Doves are always depicted in a positive way in the Bible. In the story of Noah’s Ark, the world is flooded and only the family of Noah and breeding pairs of animals are preserved in a large boat. Similar flood stories are told by ancient cultures all over the world, suggesting to some researchers there must be a historical core to this story from an event in the early history of humanity. As the floodwaters recede, Noah releases a series of birds to see what they will discover. A dove returns with an olive twig in its beak – a hopeful symbol of a new and restored Earth (Genesis 8:8-12). This is the origin of the popular “dove of peace” and “olive branch” symbols used in peace movements and international organizations.
Shortly after Jesus was born, his parents made an offering of two doves on his behalf in the temple of Jerusalem (Luke 2:21-24). This was a “poor man’s” offering for families who could not afford a lamb. This is in keeping with Jesus being born into humble circumstances and living a life of poverty that helped him identify with the struggles of poverty-stricken people.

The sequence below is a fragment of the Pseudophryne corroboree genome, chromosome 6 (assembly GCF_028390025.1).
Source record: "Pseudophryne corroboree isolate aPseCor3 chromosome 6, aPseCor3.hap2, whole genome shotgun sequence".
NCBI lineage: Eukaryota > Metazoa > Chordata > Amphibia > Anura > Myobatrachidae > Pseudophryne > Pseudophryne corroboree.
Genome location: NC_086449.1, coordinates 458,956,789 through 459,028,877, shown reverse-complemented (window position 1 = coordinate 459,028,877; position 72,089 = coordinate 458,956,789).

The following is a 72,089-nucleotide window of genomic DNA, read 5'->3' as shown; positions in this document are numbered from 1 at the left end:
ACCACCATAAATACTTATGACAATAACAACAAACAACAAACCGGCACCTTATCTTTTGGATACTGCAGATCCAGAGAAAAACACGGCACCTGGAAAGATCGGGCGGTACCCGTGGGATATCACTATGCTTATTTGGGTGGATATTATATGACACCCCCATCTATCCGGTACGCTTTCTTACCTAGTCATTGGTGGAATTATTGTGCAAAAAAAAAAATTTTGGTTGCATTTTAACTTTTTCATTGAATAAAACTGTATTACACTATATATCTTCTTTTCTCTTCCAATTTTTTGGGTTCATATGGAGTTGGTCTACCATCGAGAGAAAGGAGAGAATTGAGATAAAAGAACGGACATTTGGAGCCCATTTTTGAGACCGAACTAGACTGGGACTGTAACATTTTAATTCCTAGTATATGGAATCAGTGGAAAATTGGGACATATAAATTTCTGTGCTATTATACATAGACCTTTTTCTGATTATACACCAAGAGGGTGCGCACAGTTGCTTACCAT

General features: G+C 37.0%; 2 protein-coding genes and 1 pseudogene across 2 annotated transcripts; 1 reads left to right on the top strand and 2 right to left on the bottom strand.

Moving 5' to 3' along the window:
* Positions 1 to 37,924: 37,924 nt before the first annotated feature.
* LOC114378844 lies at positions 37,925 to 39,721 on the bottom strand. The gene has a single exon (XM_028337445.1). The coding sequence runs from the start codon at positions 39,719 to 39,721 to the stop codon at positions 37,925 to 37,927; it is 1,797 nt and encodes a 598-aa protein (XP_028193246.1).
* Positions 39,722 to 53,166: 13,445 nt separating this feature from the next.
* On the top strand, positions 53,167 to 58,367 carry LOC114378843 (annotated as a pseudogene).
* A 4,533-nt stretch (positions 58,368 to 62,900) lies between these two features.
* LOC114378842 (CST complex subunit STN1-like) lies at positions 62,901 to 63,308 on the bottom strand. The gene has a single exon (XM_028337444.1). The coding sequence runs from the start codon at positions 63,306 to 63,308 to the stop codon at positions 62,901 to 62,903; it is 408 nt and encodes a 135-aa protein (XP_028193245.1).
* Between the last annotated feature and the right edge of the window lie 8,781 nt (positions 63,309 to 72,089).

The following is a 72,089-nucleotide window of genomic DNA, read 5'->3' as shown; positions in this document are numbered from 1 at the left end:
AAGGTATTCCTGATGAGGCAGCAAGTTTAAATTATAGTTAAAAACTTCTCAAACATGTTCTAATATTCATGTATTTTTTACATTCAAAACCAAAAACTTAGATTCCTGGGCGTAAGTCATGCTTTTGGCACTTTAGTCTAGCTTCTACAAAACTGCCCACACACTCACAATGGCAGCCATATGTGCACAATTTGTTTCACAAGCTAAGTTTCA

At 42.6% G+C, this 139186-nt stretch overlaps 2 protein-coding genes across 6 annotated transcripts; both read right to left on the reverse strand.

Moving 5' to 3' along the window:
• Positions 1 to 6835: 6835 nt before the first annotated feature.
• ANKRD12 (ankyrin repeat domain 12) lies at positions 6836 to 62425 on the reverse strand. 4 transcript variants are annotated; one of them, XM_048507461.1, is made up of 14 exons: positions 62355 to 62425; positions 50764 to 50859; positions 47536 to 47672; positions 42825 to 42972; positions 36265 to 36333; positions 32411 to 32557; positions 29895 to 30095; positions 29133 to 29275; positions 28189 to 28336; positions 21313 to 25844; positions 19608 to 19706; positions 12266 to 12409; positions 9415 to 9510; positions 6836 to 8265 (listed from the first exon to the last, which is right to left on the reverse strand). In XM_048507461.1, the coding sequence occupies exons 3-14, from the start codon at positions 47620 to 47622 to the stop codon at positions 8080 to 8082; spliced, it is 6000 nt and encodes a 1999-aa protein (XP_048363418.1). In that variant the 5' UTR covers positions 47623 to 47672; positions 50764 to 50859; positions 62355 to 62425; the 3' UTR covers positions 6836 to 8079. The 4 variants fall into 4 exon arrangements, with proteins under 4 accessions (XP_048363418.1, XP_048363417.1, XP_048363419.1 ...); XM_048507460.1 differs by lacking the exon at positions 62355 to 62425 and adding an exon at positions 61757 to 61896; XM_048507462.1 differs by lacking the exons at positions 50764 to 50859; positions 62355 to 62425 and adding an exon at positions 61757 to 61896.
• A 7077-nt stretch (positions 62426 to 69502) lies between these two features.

The most important symbolism of the dove though is its identification with the Holy Spirit. Christianity has a complex view of God as a “trinity.” In this view, there is just one God, but this God exists as three “persons” simultaneously. All of these are equal to one another, and equally divine:
- The Father: God as creator, provider, lawgiver
- The Son (Jesus): God as savior, shepherd, and sacrifice
- The Holy Spirit: God living in people as a counselor and source of power
At the beginning of his adult ministry, Jesus was baptized in the Jordan River as a symbol of his submission to God. John the Baptist, who baptized him, reported seeing a vision of the Spirit of God descending on him “as a dove” (John 1:32-34). It’s not clear whether this means the Spirit literally looked like a dove, or just moved in a similar way or speed and landed gently like a dove. Either way, the dove is a frequently seen symbol of the Spirit of God in Christian art and is a popular image in Christian merchandise and church logos today. No doubt, the gentleness of the dove makes this an appealing image for something as mysterious and potentially terrifying as a divine supernatural being.
Goats are similar to sheep, but they have horns and they’re much more temperamental. They are also much more destructive to the natural environment, literally eating almost anything. Maybe these kinds of characteristics are why goats became associated with rebellion and evil. For example, ancient Israelites had a practice of choosing a goat as a “scapegoat,” symbolically transferring their sins to it, then releasing it into the wilderness, most likely to be killed by predators (Leviticus 16:20-22). This represented rejecting sin and sending it away from the community.